Town Topics — Princeton's Weekly Community Newspaper Since 1946.
Vol. LXIII, No. 7
Wednesday, February 18, 2009
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Borough Eyes Budget, Considers Scaling Back in All Departments

Dilshanie Perera

The Borough Administration presented a budget plan to Council last Tuesday that detailed the kinds of cuts necessary to achieve the proposed goal of a zero-cent tax increase.

Administrator Robert Bruschi noted that in contrast to previous discussions about the budget, the administration was presenting “more of a global cutting of all of the budgets.” In the proposed plan, all Borough departments and commissions would see a five percent decrease in their operating budgets, which would save the Borough $137,000.

The Princeton Senior Resource Center would receive additional funding to operate the Crosstown 62 transportation service, Mr. Bruschi said, recommending that the duties of the Human Services Commission be reassigned to other entities, with the commission still serving as a volunteer body.

Other aspects of Mr. Bruschi’s proposal involve reducing Public Works salaries by $66,500, as well as reducing the staff at the Spring Street Garage by the end of March.

As for revenues, Mr. Bruschi suggested selling monthly parking permits and using $300,000 from the capital surplus, leaving a balance of $2.1 million. These adjustments in expenditures and revenue would yield just over a million dollars.

Even if the above services were cut and new revenue streams added, the Borough would still probably have to raise taxes in order to balance the budget. Thus, Mr. Bruschi’s proposal was tiered to include other ways the budget could be scaled back in terms of expenditures or eased by increasing revenues.

Ideas included increasing the cost of parking tickets by five dollars, reducing the Engineering salary budget, as well as that of the Finance, Tax Collection, and Tax Assessment Department.

The last two tiers of budget maneuvering proposed by Mr. Bruschi involved further salary reductions in departments including the Health Department and Court, as well as instituting normal daily parking rates in the Spring Street garage on Sundays, which would bring in $100,000 to $125,000 per year.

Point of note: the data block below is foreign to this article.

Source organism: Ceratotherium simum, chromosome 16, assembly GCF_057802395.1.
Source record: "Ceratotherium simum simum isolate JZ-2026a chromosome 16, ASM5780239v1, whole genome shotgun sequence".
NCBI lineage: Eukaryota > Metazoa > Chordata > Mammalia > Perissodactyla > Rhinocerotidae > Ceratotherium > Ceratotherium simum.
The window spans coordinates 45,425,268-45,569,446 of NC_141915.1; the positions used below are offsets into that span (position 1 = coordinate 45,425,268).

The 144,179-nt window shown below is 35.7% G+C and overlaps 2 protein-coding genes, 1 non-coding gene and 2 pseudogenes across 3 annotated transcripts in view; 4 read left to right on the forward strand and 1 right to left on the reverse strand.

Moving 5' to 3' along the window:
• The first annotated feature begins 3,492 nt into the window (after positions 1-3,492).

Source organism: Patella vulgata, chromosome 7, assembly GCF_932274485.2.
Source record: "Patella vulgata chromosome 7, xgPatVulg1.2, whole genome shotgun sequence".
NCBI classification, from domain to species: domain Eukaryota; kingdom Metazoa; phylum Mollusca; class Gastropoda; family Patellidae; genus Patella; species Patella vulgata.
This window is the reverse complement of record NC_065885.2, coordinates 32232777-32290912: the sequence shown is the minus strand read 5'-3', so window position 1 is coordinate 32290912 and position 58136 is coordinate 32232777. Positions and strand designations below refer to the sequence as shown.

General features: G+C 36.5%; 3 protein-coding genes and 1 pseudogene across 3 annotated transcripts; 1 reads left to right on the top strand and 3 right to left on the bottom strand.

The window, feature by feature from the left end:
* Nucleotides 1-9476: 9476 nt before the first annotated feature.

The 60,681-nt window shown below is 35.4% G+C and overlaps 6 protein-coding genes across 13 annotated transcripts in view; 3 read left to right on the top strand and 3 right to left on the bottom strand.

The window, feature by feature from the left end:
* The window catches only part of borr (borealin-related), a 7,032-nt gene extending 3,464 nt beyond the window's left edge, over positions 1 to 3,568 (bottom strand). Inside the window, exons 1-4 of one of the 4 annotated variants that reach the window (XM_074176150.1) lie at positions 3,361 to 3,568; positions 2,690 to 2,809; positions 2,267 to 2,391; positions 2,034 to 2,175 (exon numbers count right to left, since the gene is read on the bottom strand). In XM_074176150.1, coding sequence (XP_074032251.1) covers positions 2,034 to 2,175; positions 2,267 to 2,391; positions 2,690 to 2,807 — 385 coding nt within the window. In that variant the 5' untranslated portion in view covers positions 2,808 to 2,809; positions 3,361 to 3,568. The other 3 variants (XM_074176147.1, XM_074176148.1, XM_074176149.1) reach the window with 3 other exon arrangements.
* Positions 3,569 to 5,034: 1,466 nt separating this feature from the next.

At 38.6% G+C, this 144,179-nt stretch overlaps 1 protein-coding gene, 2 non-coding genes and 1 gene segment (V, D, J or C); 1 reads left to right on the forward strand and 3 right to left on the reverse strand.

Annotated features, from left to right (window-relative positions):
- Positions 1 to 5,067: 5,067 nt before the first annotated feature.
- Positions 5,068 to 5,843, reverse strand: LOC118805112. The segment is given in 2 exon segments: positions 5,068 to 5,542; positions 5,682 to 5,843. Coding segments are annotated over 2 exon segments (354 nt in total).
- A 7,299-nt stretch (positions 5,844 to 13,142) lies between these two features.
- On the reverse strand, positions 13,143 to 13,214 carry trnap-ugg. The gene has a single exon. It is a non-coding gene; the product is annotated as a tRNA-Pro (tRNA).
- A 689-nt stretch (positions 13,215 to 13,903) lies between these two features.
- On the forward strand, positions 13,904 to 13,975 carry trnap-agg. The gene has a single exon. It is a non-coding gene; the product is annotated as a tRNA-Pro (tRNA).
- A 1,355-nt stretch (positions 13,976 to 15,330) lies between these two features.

The administrative recommendation to Borough Council was to endorse the first two tiers of proposals for expenditures and revenue, and consider implementing a 3-cent tax increase.

Council President Andrew Koontz expressed concern that salary reductions “translate to lay-offs,” while Mr. Bruschi noted that “this problem is not going away next year. I’m trying to set us up in a position where we’re going to get through next year.”

Expressing skepticism about the severity of the cuts, Council Member David Goldfarb advocated reconsidering expenditures and possibly cutting more out of the Borough’s spending. He also wondered about building the budget surplus this year instead of bringing it to the same level in previous years.

Members of the Environmental Commission were present to remind Council that while the Borough contributes $3500 to the operation of the Commission, they have received more than $90,000 in grants over the past two years to use in projects benefiting the environment and the community.

Recreation Department Director Jack Roberts anticipated an even greater demand for the department’s services than in previous years, noting that they had already set the fee structure for their programs for the year. He cautioned that the Recreation Department “can’t be the one to take the [youth] employment program from Human Services. That program deserves a lot of administrative time, and it has to be done right.”

Council member Kevin Wilkes lauded Mr. Roberts for the work his staff does, particularly the 946 hours of uncompensated time they had put in over the past year. “You have to love what you do,” Mr. Roberts said.

Borough Council met last night (after Town Topics press time) to continue its discussion about the budget. A report of that meeting will be in next week’s paper.

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